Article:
Tuesday, March 09, 2004

Catch Mercury at Sunset

Catch Mercury at Sunset
by Dave Adalian

Of the nine planets in our Solar System, only five are easily visible to the naked eye. This month, those with keen vision may see them all in a single evening.

The hardest to locate of the five wanderers--the Greek root of “planet” means “one who wanders” as the planets do when they slide among the stars from night to night--is swift-footed Mercury, messenger of the Gods.

Mercury is difficult because it rides so close in the sky to the Sun. During the last half of March, however, it will follow far enough behind the sunset to let those who try catch a fleeting glimpse.

The lucky can see Mercury anytime during the last 10 days of March or first few days of April, riding low in the gloaming of the western sky around 6:30 p.m. The job is made easier the evening of Monday, March 22, when a brand new crescent Moon sits above Mercury and to its left. It may even offer a little color to the eye.

Much easier to find--almost impossible to miss--is bright Venus. As I described last month, Venus is still scintillating in the high western sky just after sundown, outshining all other heavenly bodies but Moon and Sun.

The still young crescent Moon will slide past Venus the evening of March 24 in a breathtaking close pairing. Even the cheapest of binoculars will make the sight spectacular.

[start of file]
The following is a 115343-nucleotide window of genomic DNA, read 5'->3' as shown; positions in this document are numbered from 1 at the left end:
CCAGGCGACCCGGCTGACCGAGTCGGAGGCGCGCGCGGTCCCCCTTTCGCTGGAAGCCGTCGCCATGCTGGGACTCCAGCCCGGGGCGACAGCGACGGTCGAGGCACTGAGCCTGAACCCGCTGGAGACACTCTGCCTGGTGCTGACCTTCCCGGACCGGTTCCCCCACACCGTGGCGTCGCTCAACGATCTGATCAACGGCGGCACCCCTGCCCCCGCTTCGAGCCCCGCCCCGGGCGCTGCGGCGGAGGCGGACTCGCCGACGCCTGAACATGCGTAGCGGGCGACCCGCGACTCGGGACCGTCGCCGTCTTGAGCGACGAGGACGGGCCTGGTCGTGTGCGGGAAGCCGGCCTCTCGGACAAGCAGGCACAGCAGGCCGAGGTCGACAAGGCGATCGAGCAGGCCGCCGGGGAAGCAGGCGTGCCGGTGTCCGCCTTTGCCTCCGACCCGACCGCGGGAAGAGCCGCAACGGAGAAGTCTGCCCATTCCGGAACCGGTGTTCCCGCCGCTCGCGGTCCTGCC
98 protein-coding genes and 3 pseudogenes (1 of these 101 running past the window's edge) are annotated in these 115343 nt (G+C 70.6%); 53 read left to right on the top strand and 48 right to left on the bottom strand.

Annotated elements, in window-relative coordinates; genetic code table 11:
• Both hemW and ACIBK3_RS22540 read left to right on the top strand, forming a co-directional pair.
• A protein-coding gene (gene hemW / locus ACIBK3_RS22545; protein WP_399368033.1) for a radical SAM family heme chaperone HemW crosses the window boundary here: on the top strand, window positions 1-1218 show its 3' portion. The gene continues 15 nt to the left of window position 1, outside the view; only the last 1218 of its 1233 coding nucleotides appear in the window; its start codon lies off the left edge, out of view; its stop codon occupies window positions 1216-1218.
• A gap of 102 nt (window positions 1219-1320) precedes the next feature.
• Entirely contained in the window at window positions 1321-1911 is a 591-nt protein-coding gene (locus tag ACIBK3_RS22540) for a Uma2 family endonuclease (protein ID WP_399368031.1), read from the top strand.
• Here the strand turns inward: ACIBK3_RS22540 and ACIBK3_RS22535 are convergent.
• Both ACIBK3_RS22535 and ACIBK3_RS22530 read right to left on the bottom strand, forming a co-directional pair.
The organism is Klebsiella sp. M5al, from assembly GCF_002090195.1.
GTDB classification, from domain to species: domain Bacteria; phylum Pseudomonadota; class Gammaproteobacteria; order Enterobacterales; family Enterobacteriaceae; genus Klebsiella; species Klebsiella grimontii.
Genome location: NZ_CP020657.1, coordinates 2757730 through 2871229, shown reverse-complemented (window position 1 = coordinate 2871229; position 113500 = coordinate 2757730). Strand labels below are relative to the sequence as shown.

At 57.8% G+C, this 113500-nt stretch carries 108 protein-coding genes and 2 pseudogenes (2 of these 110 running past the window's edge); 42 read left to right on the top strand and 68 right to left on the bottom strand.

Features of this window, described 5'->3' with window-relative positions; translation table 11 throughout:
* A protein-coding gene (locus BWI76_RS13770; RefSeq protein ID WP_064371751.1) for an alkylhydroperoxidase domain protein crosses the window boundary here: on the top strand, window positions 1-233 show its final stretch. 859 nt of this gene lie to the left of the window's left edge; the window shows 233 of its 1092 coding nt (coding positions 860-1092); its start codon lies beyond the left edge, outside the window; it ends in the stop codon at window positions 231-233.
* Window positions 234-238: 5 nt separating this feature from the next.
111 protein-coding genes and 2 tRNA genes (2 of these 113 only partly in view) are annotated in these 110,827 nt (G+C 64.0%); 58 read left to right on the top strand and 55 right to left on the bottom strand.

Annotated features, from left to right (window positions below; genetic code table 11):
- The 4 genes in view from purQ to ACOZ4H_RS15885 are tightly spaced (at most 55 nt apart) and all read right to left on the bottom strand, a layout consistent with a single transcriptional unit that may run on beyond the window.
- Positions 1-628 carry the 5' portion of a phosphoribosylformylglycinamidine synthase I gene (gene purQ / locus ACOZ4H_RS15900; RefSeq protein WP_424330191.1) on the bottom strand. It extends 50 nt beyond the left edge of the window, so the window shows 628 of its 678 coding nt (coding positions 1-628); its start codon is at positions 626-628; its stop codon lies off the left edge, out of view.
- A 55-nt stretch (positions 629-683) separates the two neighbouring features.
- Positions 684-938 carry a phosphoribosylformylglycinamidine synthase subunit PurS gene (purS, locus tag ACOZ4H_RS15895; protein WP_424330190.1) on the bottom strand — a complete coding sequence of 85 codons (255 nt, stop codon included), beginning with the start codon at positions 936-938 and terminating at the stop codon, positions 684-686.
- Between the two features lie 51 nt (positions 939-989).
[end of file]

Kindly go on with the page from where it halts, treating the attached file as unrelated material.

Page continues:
Just above Venus are the Seven Sisters, a familiar cluster of bright stars known as the Pleiades. Beside them is a single dim point of red light, all that remains of the brilliant Mars of last summer. Mars is now so far diminished its details are lost even in the telescope.

Saturn, on the other hand, it still at its best for viewing with or without optical aid. It sits almost at the top of the sky when darkness settles in, resting between the stars of Orion and the bright twins of Gemini, Castor and Pollux. In a telescope, its vaguely yellow color becomes a beautiful tawny golden, its rings open wide and its moons surround it.

Also astonishing when seen in the telescope is Jupiter, king of the planets. Magnified, Jupiter becomes a striped disk of swirling colors surrounded by its bright moons and sometimes highlighted by the Great Red Spot. It can be found rising in the east with the constellation Leo.

Clear skies!


This column originally appeared in the Visalia (Calif.) Times-Delta on March 9, 2004.

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